For Taiyuan facility, the government granted the land to the company 18 years ago (maybe to encourage it to build oil storage facilities on top of it). So, the transaction amount is zero or legible (if the company paid some paperwork fees). So, it is understandable that in such situation the accountant did not put any amount for the granted land. An accountant doing such is actually a good accountant because he/she followed the general accounting principal of being conservative and cost-based. Now, under today’s U.S. GAAP, for such special grant case, the company indeed can choose to put the market value of the land on balance sheet and simultaneously book a huge gain on transaction (added to that year’s net income) when being gifted a land. However, I wouldn’t expect an account 18 years ago in Taiyuan would knew how to do this, and the accounting rule in China at that time probably did not allow this. Furthermore, doing so is actually an aggressive accounting and will create an image that the company wants to artificially inflate its book value. I am certainly a lot of investors of Chinese company will certainly think this way if Longwei suddenly shows such big special gain on their book in a quarter. Note also that again the land value in this suburban Taiyuan area 18 years ago was tiny in today’s term anyway.

    In Gujiao’s case, as the company stated, the purchase price of the asset was set at a very low amount (don’t know how low, maybe $1,000) and thus the company chose to not recognize it separately and just include it into the value of the buildings. Read article 3: http://bit.ly/Yw9JjE

    And pay special attention to this sentence “A long-lived asset or assets shall be grouped with other assets and liabilities at the lowest level for which identifiable cash flows are largely independent of the cash flows of other assets and liabilities.” Since the whole property was purchase as a united bunch and the main purpose for it is the storing and selling oil, they are inseparable for the seller and the buyer (Longwei) for its economic use. In addition, since there was actually some amount (a very small amount) for the land specified in the transaction paperwork, Longwei CANNOT book the land using whatever “market value” the company’s accountant believed. Doing so would actually directly violate GAAP. So, it was a completely correct treatment for the company to recognize no value for the land (under “immaterial amount principal”) on accounting book.

    Note that in any case a company can only recognize value of a fixed asset (if any) WHEN THEY WERE PURCHASED. Regardless of how much it has appreciated (as in both case and especially in Taiyuan’s case) and how high its market value is today, the company cannot re-value an asset (mark to market) and recognize a big revaluation gain.

    Note the sentence in the article 1: “assets that have greatly appreciated - these assets cannot be re-priced and added to the overall value of the company.”

    Kevin
    Dec 4, 2012. 01:00 PM | 3 Likes Like |Link to Comment
  • Simply Put, Longwei Petroleum Worth $6 Or More Per Share [View article]
    It is hard to interpret SEC's intention here and now this thing will develop. There is a possibility that China government will yield quicker than later when seeing such strong demand from SEC. This may be SEC's intention and a tactic in negotiation. Like the currency appreciation issue, my guess is that China government will yield more grounds for document sharing under SEC’s new pressure.

    As for Longwei’s case, please read my response to a reader's comment last week regarding the auditor issue: http://seekingalpha.co...

    Many investors just careless chase media hype on demanding all Chinese small caps to "upgrade" to big-4 auditors without analyzing pros and cons. I am actually much more confident and comfortable with LPH's current working model with its current auditor than with LPH working with a big-4 or big-10 auditor's subsidiaries in China.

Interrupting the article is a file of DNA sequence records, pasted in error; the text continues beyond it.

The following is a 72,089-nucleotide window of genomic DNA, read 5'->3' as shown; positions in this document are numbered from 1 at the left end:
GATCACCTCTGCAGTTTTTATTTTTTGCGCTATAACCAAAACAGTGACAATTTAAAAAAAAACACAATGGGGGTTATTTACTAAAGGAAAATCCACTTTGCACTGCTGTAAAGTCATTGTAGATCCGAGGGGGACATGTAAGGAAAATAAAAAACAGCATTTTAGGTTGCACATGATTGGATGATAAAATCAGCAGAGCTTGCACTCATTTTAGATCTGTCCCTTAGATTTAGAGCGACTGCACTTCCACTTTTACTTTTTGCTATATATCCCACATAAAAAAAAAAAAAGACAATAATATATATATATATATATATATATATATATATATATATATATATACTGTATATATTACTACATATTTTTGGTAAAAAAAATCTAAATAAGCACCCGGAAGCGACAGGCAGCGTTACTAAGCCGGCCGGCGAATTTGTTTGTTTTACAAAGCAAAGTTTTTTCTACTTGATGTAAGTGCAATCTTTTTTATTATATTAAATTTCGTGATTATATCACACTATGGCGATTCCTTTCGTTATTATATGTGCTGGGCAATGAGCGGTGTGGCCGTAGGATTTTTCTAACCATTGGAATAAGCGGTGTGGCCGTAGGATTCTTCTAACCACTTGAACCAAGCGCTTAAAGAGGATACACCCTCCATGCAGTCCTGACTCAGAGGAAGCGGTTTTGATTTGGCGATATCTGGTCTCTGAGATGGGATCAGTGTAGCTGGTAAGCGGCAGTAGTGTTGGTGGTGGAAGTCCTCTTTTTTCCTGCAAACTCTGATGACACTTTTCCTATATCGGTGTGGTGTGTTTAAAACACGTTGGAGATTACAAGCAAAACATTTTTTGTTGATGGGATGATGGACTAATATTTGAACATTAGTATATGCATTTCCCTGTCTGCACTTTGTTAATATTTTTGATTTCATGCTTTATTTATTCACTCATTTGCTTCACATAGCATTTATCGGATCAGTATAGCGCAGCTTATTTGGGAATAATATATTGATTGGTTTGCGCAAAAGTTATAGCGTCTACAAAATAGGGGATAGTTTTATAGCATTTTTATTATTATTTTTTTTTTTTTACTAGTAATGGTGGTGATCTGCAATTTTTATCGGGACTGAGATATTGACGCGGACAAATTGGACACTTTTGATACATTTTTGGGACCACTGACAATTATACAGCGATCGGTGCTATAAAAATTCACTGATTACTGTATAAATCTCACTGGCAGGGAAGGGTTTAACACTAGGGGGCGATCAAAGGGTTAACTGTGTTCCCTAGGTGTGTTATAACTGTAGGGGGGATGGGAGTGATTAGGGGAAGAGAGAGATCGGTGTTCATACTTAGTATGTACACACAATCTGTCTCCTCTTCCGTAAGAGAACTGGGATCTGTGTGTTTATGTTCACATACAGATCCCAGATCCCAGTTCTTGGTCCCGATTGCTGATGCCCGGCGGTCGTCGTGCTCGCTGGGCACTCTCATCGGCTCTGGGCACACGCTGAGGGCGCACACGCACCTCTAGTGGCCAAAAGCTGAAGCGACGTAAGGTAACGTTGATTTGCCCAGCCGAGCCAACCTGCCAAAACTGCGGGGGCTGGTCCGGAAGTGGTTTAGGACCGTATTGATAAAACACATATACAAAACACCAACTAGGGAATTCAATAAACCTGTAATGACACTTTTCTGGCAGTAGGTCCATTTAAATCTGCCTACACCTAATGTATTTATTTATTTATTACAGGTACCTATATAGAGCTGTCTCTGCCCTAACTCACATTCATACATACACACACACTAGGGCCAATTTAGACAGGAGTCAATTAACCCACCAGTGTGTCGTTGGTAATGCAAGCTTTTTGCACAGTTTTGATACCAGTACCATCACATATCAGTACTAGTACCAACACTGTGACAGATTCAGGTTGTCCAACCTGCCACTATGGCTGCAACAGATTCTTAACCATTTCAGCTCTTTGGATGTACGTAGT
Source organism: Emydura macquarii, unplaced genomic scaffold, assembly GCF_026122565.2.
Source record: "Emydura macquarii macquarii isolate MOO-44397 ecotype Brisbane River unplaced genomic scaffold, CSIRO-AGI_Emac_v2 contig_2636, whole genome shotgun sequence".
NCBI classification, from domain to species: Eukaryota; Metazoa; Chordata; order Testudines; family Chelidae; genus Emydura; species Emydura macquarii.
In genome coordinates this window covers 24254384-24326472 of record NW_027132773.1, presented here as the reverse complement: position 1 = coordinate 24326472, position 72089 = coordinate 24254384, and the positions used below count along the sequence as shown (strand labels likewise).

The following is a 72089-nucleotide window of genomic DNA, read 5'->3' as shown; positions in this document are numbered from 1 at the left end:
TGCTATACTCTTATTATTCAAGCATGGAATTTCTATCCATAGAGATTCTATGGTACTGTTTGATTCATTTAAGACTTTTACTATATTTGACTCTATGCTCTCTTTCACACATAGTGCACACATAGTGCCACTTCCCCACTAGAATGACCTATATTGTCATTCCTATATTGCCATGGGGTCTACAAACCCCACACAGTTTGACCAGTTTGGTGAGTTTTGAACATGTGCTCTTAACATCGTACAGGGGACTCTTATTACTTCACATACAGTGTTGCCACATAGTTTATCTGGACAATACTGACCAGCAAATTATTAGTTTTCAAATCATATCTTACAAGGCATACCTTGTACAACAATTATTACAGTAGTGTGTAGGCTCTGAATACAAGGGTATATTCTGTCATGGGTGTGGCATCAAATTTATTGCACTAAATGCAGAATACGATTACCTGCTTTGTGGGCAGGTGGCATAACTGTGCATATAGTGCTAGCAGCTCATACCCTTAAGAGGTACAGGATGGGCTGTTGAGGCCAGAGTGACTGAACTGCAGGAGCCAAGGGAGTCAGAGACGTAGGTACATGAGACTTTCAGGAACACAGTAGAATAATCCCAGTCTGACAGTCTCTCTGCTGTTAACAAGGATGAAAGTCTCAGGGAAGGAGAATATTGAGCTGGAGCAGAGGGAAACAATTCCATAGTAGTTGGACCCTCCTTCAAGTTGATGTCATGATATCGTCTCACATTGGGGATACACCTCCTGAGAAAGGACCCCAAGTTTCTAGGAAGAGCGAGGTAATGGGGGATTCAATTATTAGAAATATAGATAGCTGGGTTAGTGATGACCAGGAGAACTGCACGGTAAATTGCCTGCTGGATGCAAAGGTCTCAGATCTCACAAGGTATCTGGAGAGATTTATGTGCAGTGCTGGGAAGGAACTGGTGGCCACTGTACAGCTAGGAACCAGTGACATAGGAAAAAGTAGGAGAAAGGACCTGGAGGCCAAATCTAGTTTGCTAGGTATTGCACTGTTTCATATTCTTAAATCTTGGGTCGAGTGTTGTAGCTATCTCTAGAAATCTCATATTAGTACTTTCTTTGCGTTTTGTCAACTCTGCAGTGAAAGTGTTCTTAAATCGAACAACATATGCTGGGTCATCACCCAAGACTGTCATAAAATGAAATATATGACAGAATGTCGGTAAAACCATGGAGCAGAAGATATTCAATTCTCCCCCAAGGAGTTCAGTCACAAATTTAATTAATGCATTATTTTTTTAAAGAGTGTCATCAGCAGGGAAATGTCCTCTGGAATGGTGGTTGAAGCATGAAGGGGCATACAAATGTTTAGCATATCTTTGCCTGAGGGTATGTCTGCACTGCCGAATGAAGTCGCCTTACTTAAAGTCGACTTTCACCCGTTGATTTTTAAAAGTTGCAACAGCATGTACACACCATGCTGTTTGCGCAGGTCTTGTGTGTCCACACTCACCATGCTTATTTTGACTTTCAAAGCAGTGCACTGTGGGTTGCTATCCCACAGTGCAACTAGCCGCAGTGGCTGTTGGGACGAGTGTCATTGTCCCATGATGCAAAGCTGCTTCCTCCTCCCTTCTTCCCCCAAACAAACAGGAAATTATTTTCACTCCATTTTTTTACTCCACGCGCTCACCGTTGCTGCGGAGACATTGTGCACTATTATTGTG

This kind of "impeding of justice" problem does not exist in LPH's case because it's auditors in Utah office does not outsource the job to subsidiaries in China. Over the past two years its auditor Anderson Bradshaw PLLC has already checked all important documents of the company and took them back to their Utah office. So, whatever SEC wants to see (and very likely it has requested to show quite some documents), its auditor can show SEC these documents easily. This actually makes LPH stands out from many other Chinese companies.

    By just looking at the documents that Longwei has already shared with all investors – official tax records in China, licenses, Huajie asset appraisal, operations videos, etc. - you can see how Longwei is willing to be transparent and open. If the company is not real and clean and the management team is confident in everything, they wouldn’t have been so transparent. That's why Longwei is not afraid of giving all supporting documents that its American auditor wants.

    Kevin
    Dec 4, 2012. 11:57 AM | 1 Like Like |Link to Comment
  • Simply Put, Longwei Petroleum Worth $6 Or More Per Share [View article]
    nemesisjudge,

    If you simply do not have adequate accounting knowledge to understand what I said, I suggest that you study more before wasting your and others time on this.

    You are mistaken ownership with dollar amount in accounting book. A lot of things that a company own does not have dollar value on balance sheet. For example, all fully depreciated assets (cars, computers, etc.) have zero amount on balance sheet, but companies may still use them for many years when they have no value in accounting system. A company that writes a story has copy-right to that story naturally granted by law, but such copy-right normally is not assigned any dollar amount value on accounting book until the company is bought by another company and the purchaser wants to assign value to such copy-rights during the allocation of its purchase price.

    Again, if you don't have enough accounting/finance knowledge just read the sentence The Company has the first right to "renew" its land use rights for its current business purposes. Your driver's license might not have any value in your personal asset statement (if there is such thing), but unless you own it you don't even have the right to "renew" it, period.

    Kevin
    Dec 3, 2012. 03:32 PM | 1 Like Like |Link to Comment
  • Simply Put, Longwei Petroleum Worth $6 Or More Per Share [View article]
    nemesisjudge,